Marco Aurelio Soto ruled Honduras in different periods. In 1876 he served as interim president. In 1877 he was constitutional president, a period that lasted until 1883 after his re-election. During his administration and with the assistance of Ramon Rosa, Soto launched liberal reforms. These reforms included administrative, political, economic and social attempts to alleviate the disastrous situation of Honduras.

President Soto sought to improve lines of communication and mail service, including building some railroads, a telegraph system and launched an unprecedented education program in the country. In addition, he moved the capital to Tegucigalpa. Despite the progress made during the administration Soto, Honduras remained quite underdeveloped as it lacked export products like coffee to pay for the investment necessary to improve infrastructure.

Soto's presidency was threatened by the Guatemalan government of Justo Rufino Barrios, and for this reason he fled the country, leaving it in the hands of a council of ministers.

Inscription on the top: "REPUBLICA DE HONDURAS. C.A. / BANCO CENTRAL DE HONDURAS".

Lower is denomination 2 / DOS LEMPIRAS in 2 lines.

Denominations in numerals are in all corners.

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2 Lempiras 2000

City view of Amapala, El Tigre Island, on the Pacific coast of Honduras. In this city took place the inauguration of Dr. Marco Aurelio Soto as the president of Honduras.

Puerto de Amapala Puerto de AmapalaAmapala is a municipality in the Honduran department of Valle.

It is formed by El Tigre Island and its satellite islets and rocks in the Gulf of Fonseca. It has an area of 75.2 km². Thanks to a natural deep channel, and despite lacking modern infrastructure, Amapala long served as the main Honduran port in the Pacific Ocean.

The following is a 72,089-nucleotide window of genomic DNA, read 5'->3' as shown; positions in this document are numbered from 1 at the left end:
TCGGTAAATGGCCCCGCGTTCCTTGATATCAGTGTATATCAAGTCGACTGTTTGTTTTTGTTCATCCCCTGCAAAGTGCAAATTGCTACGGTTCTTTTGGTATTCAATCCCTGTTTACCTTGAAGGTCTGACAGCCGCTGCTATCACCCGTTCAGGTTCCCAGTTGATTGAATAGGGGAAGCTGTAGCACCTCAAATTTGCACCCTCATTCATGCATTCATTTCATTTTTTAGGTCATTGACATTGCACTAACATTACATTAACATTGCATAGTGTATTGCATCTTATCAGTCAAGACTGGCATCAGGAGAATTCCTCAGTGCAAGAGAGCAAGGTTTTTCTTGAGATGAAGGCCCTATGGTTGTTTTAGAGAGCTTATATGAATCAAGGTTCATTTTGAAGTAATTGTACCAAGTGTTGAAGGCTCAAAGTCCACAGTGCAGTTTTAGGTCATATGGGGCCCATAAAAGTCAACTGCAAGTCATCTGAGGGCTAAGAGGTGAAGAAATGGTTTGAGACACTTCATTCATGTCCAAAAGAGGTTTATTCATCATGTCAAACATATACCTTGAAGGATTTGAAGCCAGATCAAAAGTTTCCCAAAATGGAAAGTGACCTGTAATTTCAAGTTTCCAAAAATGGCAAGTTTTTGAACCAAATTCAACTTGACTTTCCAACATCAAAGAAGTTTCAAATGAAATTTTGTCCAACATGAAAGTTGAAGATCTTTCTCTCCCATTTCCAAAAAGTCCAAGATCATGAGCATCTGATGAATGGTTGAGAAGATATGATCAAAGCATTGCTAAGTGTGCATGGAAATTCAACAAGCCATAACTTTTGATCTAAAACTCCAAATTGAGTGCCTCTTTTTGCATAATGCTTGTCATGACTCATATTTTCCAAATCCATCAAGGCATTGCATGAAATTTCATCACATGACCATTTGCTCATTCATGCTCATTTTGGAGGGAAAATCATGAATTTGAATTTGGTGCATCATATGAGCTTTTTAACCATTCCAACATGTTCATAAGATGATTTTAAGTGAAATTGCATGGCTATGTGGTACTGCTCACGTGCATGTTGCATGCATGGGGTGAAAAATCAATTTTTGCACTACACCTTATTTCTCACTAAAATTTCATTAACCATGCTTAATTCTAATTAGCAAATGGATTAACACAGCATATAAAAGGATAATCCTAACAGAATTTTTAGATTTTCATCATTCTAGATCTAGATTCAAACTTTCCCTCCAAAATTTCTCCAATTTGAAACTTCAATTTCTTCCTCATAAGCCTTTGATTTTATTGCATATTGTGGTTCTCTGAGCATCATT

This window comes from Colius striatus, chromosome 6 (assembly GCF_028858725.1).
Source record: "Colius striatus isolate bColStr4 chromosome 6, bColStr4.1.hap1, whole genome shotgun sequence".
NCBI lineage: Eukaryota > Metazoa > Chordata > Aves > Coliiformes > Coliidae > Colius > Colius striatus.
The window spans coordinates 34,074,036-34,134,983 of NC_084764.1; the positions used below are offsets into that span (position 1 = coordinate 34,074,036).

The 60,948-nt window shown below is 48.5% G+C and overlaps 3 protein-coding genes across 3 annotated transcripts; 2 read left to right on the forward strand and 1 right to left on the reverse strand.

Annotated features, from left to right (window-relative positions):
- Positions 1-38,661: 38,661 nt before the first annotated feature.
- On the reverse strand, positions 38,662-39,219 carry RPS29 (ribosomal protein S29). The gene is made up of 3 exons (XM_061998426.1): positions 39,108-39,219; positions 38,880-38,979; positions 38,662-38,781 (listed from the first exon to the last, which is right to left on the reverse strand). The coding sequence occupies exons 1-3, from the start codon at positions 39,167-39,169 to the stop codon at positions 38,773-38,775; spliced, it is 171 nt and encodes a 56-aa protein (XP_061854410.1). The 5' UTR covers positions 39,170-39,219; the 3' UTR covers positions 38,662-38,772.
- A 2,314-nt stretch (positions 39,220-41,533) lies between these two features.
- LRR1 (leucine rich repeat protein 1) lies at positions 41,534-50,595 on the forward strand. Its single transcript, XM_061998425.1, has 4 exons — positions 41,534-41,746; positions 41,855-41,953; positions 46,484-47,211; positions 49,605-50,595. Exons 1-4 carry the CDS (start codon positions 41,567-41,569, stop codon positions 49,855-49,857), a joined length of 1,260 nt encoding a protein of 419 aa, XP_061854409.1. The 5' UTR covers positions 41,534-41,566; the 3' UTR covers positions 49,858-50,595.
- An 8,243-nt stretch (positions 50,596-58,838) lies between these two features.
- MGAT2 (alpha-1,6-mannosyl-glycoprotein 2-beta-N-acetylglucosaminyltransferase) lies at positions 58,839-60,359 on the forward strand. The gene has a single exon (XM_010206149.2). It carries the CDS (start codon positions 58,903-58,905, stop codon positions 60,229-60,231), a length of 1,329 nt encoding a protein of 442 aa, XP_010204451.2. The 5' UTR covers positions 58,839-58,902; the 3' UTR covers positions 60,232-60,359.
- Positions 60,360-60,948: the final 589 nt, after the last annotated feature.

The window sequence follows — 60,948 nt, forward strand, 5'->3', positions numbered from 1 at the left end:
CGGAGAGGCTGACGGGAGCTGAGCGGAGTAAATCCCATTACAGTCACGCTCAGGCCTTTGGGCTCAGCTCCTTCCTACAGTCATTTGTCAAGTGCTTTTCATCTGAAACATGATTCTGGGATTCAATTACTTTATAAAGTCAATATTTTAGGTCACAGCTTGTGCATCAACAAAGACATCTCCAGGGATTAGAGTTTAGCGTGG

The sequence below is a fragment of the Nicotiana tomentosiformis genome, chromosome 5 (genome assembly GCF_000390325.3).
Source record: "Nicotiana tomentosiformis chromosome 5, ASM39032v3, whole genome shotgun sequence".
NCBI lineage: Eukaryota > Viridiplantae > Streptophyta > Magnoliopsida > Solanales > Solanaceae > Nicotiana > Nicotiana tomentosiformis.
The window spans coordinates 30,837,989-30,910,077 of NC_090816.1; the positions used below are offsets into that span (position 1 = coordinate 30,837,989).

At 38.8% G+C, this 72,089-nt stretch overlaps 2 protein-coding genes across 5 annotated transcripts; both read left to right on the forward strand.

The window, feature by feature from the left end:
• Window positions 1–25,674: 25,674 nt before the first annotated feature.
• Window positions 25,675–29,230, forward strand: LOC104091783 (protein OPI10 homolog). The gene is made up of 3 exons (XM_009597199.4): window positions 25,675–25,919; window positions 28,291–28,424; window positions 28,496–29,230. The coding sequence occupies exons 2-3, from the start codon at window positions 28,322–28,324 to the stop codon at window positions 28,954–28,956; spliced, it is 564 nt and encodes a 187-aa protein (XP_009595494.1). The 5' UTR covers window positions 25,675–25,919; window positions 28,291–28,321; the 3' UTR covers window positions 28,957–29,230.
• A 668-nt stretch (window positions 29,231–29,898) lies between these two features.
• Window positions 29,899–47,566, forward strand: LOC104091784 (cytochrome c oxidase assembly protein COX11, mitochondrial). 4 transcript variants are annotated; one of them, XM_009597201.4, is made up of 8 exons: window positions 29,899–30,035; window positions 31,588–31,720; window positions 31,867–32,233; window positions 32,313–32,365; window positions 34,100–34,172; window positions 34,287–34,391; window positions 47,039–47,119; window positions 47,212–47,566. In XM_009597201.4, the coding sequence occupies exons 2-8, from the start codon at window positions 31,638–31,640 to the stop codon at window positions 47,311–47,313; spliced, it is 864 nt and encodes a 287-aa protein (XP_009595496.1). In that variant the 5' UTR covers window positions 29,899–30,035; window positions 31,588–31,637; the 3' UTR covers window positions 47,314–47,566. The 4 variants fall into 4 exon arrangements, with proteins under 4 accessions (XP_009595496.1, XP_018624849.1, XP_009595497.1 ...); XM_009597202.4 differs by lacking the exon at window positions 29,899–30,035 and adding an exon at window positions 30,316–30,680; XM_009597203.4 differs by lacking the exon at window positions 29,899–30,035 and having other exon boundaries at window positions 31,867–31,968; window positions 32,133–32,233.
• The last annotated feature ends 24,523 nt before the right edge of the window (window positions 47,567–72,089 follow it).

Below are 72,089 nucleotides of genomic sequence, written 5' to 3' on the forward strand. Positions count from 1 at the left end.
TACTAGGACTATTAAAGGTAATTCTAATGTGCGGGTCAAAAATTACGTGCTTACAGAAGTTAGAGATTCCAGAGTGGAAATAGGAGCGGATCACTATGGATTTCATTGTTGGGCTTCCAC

Beginning in the late XIX century, Amapala was gradually replaced by the port of San Lorenzo on the mainland. A description of the town in 1881 can be found in the book "A Lady's Ride Across Spanish Honduras" by Mary Lester (a.k.a. Mary Soltera). It was intended to be the capital of the Republic of Central America in the late 1890s.

Puerto de AmapalaEl Tigre is an island located in the Gulf of Fonseca, a body of water on the Pacific coast of Central America. The island is a conical basaltic stratovolcano and the southernmost volcano in Honduras. It belongs to Valle department. Together Isla Zacate Grande, Isla Comandante and a few tiny satellite islets and rocks, it forms the municipality of Amapala, with an area of 75.2 km².

Three countries, Honduras, El Salvador, and Nicaragua, have coastline along the Gulf of Fonseca, and all three have been involved in a lengthy dispute over the rights to the gulf and the islands located there within. In 1992, a chamber of the International Court of Justice (ICJ) decided the Land, Island and Maritime Frontier Dispute, of which the gulf dispute was a part. The ICJ determined that El Salvador, Honduras, and Nicaragua were to share control of the Gulf of Fonseca. El Salvador was awarded the islands of Meanguera and Meanguerita, and Honduras was awarded the island of El Tigre.

Top - Inscription: "BANCO CENTRAL DE HONDURAS".

Denominations in numerals are repeated five times.